Relatives Charged in Death of Melissa Best

Round Lake Park woman's sister-in-law charged with providing the heroin that led to the death of Melissa Best, then concealing the crime for 10 days.

When Melissa Best of Round Lake Park went missing last month, friends and family sought in vain to find her. Round Lake Park Police Chief George Filenko said today that relatives were responsible for her death.

Sherry Best is charged with providing the heroin to 34-year-old Melissa Best on April 15 that caused her death, Filenko said.

According to police, Melissa Best was last seen at 1:10 p.m. April 15. Police believe she then drove to Waukegan and arrived at her sister-in-law's at the Crosslands Extended Stay Motel on Route 41 in Waukegan, where Sherry and Charles Best were living, around 1:45 p.m.

Police said Sherry Best admitted during the investigation she provided Melissa Best with heroin, which was the cause of death. The approximate time of death was 3:15, Filenko said.

He said test results received May 12 showed that Melissa Best died from morphine intoxication, which is the foundation of heroin. After she died in Waukegan, police say Sherry Best did not call for help, not even to her husband who worked across the street.

"Later that night, Charles came home from work and tried to help Melissa," Filenko said. "He administered CPR, but it did not help."

Charles and Sherry Best then carried Melissa's body down three flights of stairs, and placed her inside her van, according to the police investigation. Charles drove Melissa's vehicle and Sherry followed behind in their car. They drove to the parking lot of the Grays Pointe apartment complex off of Route 120 in Grayslake, and left the van there with Melissa inside. They did not report the incident to anyone, the investigation revealed.

Meanwhile, for the next 10 days, Melissa's husband, Clinton, and their friends searched for Melissa. A Facebook page was established and generated several leads that police investigated, Filenko said. He added that police were suspicious of Sherry and Charles Best from the beginning.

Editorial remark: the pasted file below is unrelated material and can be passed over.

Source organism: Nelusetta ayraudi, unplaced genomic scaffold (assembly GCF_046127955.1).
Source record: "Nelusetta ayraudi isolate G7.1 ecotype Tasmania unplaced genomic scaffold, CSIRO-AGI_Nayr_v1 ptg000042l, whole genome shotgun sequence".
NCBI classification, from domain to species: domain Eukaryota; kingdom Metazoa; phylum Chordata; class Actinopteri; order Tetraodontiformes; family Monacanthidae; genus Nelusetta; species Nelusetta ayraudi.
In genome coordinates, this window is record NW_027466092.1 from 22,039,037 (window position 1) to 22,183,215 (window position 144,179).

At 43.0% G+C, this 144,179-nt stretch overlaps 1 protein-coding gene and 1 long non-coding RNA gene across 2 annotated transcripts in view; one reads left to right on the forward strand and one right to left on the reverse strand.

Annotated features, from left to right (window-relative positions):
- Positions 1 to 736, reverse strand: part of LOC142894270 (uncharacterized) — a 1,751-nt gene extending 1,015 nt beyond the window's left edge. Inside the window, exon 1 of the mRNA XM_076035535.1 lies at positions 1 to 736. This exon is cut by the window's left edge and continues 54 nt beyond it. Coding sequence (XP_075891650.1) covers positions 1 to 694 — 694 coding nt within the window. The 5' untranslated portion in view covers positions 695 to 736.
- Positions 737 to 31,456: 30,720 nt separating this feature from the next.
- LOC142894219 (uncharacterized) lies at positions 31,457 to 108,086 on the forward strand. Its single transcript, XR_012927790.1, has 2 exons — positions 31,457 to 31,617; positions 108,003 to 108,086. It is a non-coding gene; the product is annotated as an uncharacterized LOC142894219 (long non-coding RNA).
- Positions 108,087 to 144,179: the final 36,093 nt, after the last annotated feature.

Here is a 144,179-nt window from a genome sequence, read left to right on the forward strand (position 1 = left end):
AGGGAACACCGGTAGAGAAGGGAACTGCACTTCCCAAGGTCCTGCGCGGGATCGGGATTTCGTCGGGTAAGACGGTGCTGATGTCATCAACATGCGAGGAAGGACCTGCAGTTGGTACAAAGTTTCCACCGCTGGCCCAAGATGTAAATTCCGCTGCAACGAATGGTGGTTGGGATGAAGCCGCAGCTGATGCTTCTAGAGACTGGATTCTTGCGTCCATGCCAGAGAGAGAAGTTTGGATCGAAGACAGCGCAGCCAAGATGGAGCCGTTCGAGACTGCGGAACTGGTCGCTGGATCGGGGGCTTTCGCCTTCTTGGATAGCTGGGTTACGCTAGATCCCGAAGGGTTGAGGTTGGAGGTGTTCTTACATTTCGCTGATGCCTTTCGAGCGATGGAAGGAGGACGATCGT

"Their stories had several inconsistencies," Filenko said. "We kept pursuing leads and finally, they led us to the van in Grayslake. Charles said he could take us to the location of the body."

The body was discovered on April 25. There was no specific connection to the Grayslake location, Filenko said. The fact that Charles and Sherry Best did not report the death resulted in more charges.

Sherry Best was charged with drug induced homicide death, a Class 4 felony punishable by 15 to 30 years, and concealing a homicide, a Class 3 felony, Filenko said.

Charles Best was charged with concealing a homicide death.

Charles and Sherry Best are being held in police custody, and are due in Lake County circuit court May 13 for a bond hearing. Filenko said that Charles Best is currently on probation in another matter, and the couple has two children ages 6 and 8 that have already been in DCFS custody.

Brothers Charles and Clinton Best both worked together at a Waukegan company. Clinton had been working about four feet away from his brother in the past few weeks, all the while knowing that police were investigating Charles in connection to his wife's death.

"What I'm going to remember is how strong Clinton Best was throughout this case," Filenko said. "He was totally in love with his wife. They were childhood sweethearts."

In a prepared statement, Clinton Best said: "We are deeply sadden (sic) to hear of our family members involvement into Melissa's death and disappearance. I can say that me and my family had suspected this outcome due to Charles and Sherry's past problems with drugs such as heroin and pills containing opium."

Clinton Best added that he never saw signs in his wife of addiction to drugs containing opium. "She did have problem with alcohol from time to time but was not an every day drinker. Melissa did have her share of problems but was regardless a wonderful wife and mother and we miss her terribly."

Regarding his brother and sister-in-law being arrested for Melissa's death, Clinton Best said, "I believe that no matter whom it is they should be punished to the maximum for their involvement in this terrible and senseless crime. To allow someone to die and then hide them to the point where they cannot be found for 10 days causing us to have to worry about what has happened to them show just how heartless and cowardly these people are."


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